“He orchestrated everything with Bradshaw and Tony,” says Robert Gentry, then an independent promoter who teamed up for a time with D’Antonio. “I mean, they used to kiss his ring, you know what I’m saying?”
D’Antonio worked briefly as an assistant to a promoter, but a chance encounter with a former Cash Box editor gave him an unexpected career boost.
Tom McEntee had been a New York Cash Box staffer in the 1960s, when the magazine was at its peak of power and prestige. He had moved to Nashville and opened an industry tip sheet called The Country Music Surveyfounding as an adjunct the annual conference that became the Country Radio Seminar. He then promoted for both major and independent labels. As the mid-’80s approached, though, he was between gigs, playing the Pac-Man machine in the lobby of the United Artists Tower on Music Row to kill time. D’Antonio started hanging around the machine as well, and the two became friendly.
Cash Box Nashville vice-president/general manager Jim Sharp had just left the magazine, and owner George Albert hired McEntee to replace him. One of his first acts was to hire D’Antonio.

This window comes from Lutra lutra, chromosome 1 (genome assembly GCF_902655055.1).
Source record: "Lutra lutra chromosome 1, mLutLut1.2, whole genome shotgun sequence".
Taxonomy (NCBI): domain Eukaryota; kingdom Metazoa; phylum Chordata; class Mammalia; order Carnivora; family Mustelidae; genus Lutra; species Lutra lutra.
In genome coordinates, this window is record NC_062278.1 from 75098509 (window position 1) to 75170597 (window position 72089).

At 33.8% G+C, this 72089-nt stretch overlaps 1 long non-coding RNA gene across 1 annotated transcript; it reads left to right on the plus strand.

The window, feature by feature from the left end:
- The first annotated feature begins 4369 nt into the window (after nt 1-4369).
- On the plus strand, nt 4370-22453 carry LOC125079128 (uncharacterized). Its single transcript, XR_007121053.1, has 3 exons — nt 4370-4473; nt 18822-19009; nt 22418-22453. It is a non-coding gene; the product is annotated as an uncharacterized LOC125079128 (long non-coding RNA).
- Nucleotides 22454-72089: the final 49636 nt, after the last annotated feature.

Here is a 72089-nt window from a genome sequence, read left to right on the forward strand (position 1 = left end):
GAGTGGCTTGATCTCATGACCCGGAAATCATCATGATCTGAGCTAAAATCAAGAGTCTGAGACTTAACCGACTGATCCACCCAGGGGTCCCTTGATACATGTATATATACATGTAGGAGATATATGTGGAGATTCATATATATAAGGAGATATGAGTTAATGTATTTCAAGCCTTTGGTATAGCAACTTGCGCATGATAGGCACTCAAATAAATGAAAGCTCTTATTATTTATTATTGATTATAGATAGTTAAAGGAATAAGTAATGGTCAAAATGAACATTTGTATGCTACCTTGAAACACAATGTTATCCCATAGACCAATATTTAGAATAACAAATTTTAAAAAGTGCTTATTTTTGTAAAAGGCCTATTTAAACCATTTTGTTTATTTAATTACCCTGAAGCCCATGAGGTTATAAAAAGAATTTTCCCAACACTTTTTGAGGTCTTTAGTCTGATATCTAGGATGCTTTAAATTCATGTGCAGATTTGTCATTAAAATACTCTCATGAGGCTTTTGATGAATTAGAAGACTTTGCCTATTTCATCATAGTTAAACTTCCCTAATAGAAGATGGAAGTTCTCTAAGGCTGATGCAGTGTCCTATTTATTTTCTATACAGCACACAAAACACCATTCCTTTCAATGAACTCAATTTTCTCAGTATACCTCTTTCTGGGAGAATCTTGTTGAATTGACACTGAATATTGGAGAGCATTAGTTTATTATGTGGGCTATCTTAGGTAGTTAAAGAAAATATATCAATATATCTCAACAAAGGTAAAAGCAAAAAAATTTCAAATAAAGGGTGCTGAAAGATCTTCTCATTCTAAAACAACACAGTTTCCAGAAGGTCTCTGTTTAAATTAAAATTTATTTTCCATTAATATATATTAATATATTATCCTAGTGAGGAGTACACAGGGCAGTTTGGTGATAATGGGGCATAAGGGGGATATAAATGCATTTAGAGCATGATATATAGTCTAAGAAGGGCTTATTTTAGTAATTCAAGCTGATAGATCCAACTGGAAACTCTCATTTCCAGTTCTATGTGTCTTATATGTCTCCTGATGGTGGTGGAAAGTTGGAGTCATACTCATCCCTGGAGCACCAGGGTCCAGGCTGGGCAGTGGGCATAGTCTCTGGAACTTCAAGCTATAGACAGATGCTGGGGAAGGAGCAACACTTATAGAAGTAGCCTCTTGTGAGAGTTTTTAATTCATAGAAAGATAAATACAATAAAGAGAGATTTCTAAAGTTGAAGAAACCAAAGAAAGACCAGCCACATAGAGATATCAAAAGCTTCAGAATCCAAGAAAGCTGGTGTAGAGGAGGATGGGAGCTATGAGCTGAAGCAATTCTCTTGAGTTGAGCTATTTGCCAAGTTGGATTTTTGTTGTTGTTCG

“It was my first day, and I needed bodies,” McEntee says. “Tony had worked in Vegas. I think he told me he had worked the crap tables and knew numbers. If somebody puts down a $6 bet and it’s 35-to-1, you’ve got to be instantly figuring the payoff, and there are a lot of bets going around, so you had to be good with numbers. I said, 'Come on, I’ll teach you how to be the chart man.’ He worked his ass off seven days a week.”
Six months later, D’Antonio was handling the charts more or less himself. The paper had added more reporting stations and “he was overwhelmed,” McEntee says. “He needed help, and I didn’t have the budget to hire. I told him to call the collegesMTSU, Belmontand ask for interns. He interviewed this kid and said, 'I like him. Can we put him on?’ I interviewed him too and thought he was fine, so I said, 'Go ahead.’ ”
The unpaid intern, who would later drop out of Belmont when the job became full-time, was Kevin Hughes.